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‘Like throwing petrol on a bonfire’: Industry Super boss slams plan to use retirement savings for home deposits

Industry Super Australia has thrown cold water on the concept of allowing prospective homebuyers to access their superannuation to enter the housing market, describing the idea as fundamentally flawed.  

According to the preliminary results of a study from the research and advocacy group for industry superannuation, allowing first-home buyers to redirect some of their superannuation to use for housing deposits could hike up the nation’s five major capital city median property prices by between 8-16 per cent.

Industry Super’s figures suggested if couples were able to take $40,000 from their super for a house deposit, it would lead to soaring property prices across the country but the impact would be most severe in Sydney, where the median property price could rise by $134,000.

The results indicate that in most locations, price increases and extra property taxes would quickly surpass the amount of super a first-home buyer could withdraw, so homebuyers would be paying more but at the expense of their super. 

In all cities but Hobart, if a couple took $40,000 from their super, nearly all would be lost through the price hikes fuelled by increased demand, and in Sydney, prices would spike by three times that amount.

“This just confirms what experts have been saying for ages; that throwing super into the housing market would be like throwing petrol on a bonfire. It will jack up prices, inflate young people’s mortgages and add billions to the aged pension, which taxpayers will have to pay for,” Industry Super Australia CEO Bernie Dean said.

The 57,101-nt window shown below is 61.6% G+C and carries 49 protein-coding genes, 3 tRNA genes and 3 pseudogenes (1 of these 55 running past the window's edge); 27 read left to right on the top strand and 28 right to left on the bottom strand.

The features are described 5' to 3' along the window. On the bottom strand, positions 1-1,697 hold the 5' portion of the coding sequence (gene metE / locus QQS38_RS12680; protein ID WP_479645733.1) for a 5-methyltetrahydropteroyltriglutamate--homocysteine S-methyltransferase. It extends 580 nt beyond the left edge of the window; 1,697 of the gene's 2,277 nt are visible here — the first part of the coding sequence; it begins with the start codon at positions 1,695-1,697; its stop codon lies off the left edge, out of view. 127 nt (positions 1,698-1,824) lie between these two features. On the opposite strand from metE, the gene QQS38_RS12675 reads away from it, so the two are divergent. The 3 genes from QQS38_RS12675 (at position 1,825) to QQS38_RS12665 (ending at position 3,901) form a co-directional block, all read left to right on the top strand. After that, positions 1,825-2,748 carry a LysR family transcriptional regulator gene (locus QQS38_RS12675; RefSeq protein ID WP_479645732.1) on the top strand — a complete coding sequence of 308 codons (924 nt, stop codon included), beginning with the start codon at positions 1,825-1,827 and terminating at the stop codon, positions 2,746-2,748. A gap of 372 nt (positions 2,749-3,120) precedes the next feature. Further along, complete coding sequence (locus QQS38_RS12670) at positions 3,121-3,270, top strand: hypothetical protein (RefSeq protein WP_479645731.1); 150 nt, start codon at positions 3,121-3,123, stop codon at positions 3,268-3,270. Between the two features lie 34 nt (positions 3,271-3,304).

The research shows the market would react quickly to the scheme becoming a reality, and within a year the full price increases would likely be realised.

According to Industry Super Australia, under the proposed scheme, which is being pushed by a Coalition backbench MP, taxpayers would be forced to pay billions of dollars into the age pension, which could lead to higher taxes.

Last week Superannuation Minister Jane Hume joined a chorus of economists, housing experts and a Retirement Income Review report author in cautioning against raiding super for housing.

The findings of ISA’s preliminary analysis backs expert warnings that such a scheme would inflate prices and make affordability worse.

“We welcomed the minister pouring cold water on this idea very publicly and would encourage the Treasurer and the PM to back her up and show that the government is not beholden to extreme elements within its ranks,” Mr Dean said.

“We need sensible solutions – like boosting the supply of affordable housing, which will bring prices down and get young people into a home without lumbering workers with higher taxes in the future.”

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